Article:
Abstract: Both DNA and histone proteins undergo dynamic and reversible chemical modifications to control gene expression (Strahl and Allis 2000; Bird 2001; Suzuki and Bird 2008; Bhutani et al. 2011; Jones 2012; Kohli and Zhang 2013). Although post-transcriptional modifications are known to occur to RNAs, the impact of these modifications on gene expression regulation has only recently begun to be explored (He 2010). To date, more than a hundred structurally distinct chemical modifications have been found in eukaryotic RNAs (Cantara et al. 2011; Machnicka et al. 2013); however, the enzymes responsible for each modification and the biological consequences of these modified RNAs are largely unknown. RNA modifications were once considered to be static, but a flurry of recent discoveries has demonstrated that some chemical modifications can be dynamic and participate in the regulation of diverse physiological processes (Motorin and Helm 2011; Yi and Pan 2011; Chan et al. 2012; Fu et al. 2014; Meyer and Jaffrey 2014; Kirchner and Ignatova 2015). The presence of N6-methyladenosine (m6A) in polyadenylated mRNA was first discovered in the 1970s (Desrosiers et al. 1974; Perry and Kelley 1974; Lavi and Shatkin 1975; Wei et al. 1975; Schibler et al. 1977; Wei and Moss 1977) by researchers who were characterizing the 5′ cap structure of messenger RNA (mRNA) in mammalian cells. Since then, m6A has been identified as the most prevalent internal modification in mRNA and long noncoding RNA (lncRNA) in higher eukaryotes. It is widely conserved among eukaryotic species that range from yeast, plants, and flies to mammals as well as among viral mRNAs that replicate inside host nuclei (Krug et al. 1976; Beemon and Keith 1977; Horowitz et al. 1984; Bokar 2005). In addition to its occurrence in mRNA, m6A also exists in various classes of RNA in eukaryotes, bacteria, and archaea, including ribosomal RNAs, small nuclear RNAs, and transfer RNAs (Bjork et al. 1987; Maden 1990; Shimba et al. 1995; Gu et al. 1996; Agris et al. 2007; Piekna-Przybylska et al. 2008). Despite its widespread distribution in the mammalian transcriptome (on average, approximately three m6A sites per mRNA), functional insight has been lacking, possibly due to the low abundance of m6A mRNA and technical difficulties in global detection. Interest in the biological relevance of m6A in mRNA resurfaced after the discovery of two mammalian RNA demethylases, FTO (fat mass and obesity-associated protein) (Jia et al. 2011) and its homolog, ALKBH5 (Zheng et al. 2013), which selectively reverse m6A to adenosine in nuclear RNA. FTO is associated with human obesity (Dina et al. 2007; Frayling et al. 2007; Loos and Yeo 2014) and mental development (Hess et al. 2013), while ALKBH5 is shown to affect mouse spermatogenesis in a demethylation-dependent manner (Zheng et al. 2013), suggesting broad roles of m6A in various physiological processes. Shortly after these findings, YTHDF2 (YTH domain-containing family protein 2) was identified as the first m6A reader protein that preferentially recognizes m6A-containing mRNA (Dominissini et al. 2012; Wang et al. 2014a) and mediates mRNA decay (Wang et al. 2014a), thereby suggesting a role for m6A RNA as a negative regulator of gene expression. On the other hand, a transcriptome-wide m6A profiling method was developed to decipher the m6A RNA landscape (Dominissini et al. 2012; Meyer et al. 2012). Intriguingly, m6A sites in mammalian polyadenylated RNA are dominated by the conserved Pu[G > A]m6AC[A/C/U] motif that localizes near stop codons, in 3′ untranslated regions (UTRs), within long internal exons, and at 5′ UTRs (Dominissini et al. 2012; Meyer et al. 2012; Schwartz et al. 2013; Li et al. 2014; Luo et al. 2014), immediately raising the question of how this specificity is achieved. The m6A RNA landscape is initially sculptured by a methyltransferase complex, but for a long time, METTL3 (methyltransferase-like 3) was the only known SAM (S-adenosyl methionine)-binding subunit associated with mRNA methylation (Bokar et al. 1997). In 2014, a new mammalian methyltransferase, METTL14, was discovered to catalyze m6A methylation. Together with METTL3, these two proteins form a stable heterodimer complex that mediates cellular m6A deposition on mammalian mRNAs (Liu et al. 2014; Wang et al. 2014b). Recently, the mammalian splicing factor WTAP (Wilms’ tumor 1-associating protein) was identified as the third auxiliary factor of the core methyltransferase complex that affects cellular m6A methylation (Liu et al. 2014; Ping et al. 2014). The identification and characterization of the complete mammalian m6A methylation machinery are the first steps toward deciphering the selectivity and biological functions of m6A deposition in eukaryotic mRNAs. In this review, we mainly summarize recent progress in the study of m6A methylation in mRNA across different eukaryotes and discuss their newly discovered roles in post-transcriptional gene expression regulation. We first describe the features of m6A on a global scale and briefly introduce the mammalian m6A writers, erasers, and readers that specifically install, remove, or bind to m6A at defined sequence motifs (Fig. 1). We then discuss the evolutional conservation of the m6A methylation machinery across eukaryotic species that range from yeast, plants, and flies to mammals, highlighting the broad roles of methyltransferases and m6A in regulating cell status and embryonic development. Finally, we discuss the emerging functions of m6A in several mechanisms of post-transcriptional gene expression regulation with a special focus on the effects of m6A on differentiation and reprograming of stem cells. Figure 1. Illustration of the cellular pathways of m6A in nuclear RNAs. The m6A methyltransferases and demethylases dynamically control the m6A methylation landscape within the nucleus. The m6A reader proteins preferentially bind to the methylated RNA and mediate ...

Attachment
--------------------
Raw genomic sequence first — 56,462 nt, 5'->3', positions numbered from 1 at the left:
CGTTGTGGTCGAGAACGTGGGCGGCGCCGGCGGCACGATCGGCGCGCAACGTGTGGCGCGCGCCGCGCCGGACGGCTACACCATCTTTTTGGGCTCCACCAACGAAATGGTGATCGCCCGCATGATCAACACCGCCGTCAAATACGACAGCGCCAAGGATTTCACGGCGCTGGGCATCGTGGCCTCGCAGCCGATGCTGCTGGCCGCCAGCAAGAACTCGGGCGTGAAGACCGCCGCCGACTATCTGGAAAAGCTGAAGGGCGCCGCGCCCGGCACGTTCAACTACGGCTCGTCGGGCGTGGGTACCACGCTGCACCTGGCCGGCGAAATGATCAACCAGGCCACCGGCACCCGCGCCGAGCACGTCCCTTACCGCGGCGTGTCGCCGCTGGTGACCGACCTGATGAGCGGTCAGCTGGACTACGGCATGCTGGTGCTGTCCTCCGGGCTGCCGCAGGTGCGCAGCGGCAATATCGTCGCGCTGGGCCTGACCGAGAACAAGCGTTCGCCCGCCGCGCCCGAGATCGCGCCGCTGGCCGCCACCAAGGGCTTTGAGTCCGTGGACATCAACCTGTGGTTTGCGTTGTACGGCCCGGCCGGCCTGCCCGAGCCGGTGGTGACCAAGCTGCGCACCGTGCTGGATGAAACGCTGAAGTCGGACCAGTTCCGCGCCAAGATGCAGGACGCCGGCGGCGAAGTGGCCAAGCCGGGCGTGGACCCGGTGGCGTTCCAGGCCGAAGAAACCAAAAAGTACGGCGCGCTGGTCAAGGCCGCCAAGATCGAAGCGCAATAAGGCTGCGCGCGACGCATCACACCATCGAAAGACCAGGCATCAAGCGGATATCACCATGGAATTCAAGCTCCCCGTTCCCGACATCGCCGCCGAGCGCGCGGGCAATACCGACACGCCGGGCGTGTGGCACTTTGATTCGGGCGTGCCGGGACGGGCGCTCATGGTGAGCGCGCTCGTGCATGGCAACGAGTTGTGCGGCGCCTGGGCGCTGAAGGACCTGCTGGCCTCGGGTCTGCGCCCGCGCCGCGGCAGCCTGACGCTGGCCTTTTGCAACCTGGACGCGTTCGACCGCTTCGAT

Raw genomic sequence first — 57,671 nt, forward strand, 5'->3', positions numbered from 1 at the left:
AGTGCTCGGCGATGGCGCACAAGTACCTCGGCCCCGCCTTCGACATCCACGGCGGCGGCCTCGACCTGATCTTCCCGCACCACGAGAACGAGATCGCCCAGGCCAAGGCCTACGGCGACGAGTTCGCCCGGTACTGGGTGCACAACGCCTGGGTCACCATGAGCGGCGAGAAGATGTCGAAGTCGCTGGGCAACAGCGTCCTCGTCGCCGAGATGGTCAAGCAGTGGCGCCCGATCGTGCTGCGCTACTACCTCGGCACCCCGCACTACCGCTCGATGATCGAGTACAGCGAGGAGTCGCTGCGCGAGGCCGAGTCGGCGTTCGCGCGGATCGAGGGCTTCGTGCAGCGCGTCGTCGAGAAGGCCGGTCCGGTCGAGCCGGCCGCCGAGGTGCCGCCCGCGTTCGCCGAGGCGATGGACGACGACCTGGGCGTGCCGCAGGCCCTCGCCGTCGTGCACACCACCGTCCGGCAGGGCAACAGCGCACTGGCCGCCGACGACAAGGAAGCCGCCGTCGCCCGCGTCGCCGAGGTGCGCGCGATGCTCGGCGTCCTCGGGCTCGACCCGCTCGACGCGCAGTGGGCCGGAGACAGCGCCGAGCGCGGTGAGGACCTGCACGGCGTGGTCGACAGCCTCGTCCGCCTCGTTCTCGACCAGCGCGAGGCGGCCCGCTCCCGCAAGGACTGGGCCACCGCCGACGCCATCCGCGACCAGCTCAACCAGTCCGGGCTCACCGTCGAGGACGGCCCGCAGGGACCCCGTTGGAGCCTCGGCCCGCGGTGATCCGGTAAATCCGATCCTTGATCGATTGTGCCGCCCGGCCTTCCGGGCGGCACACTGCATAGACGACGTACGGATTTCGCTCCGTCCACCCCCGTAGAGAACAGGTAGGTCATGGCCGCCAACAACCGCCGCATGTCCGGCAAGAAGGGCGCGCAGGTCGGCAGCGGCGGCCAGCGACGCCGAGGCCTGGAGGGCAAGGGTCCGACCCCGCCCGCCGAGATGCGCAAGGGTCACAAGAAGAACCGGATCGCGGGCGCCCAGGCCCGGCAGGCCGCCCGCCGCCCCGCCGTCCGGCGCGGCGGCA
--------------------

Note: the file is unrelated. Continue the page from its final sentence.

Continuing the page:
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Topics: MRNA methylation (60%), N6-Methyladenosine (56%), RNA (55%) ... show more

479 Citations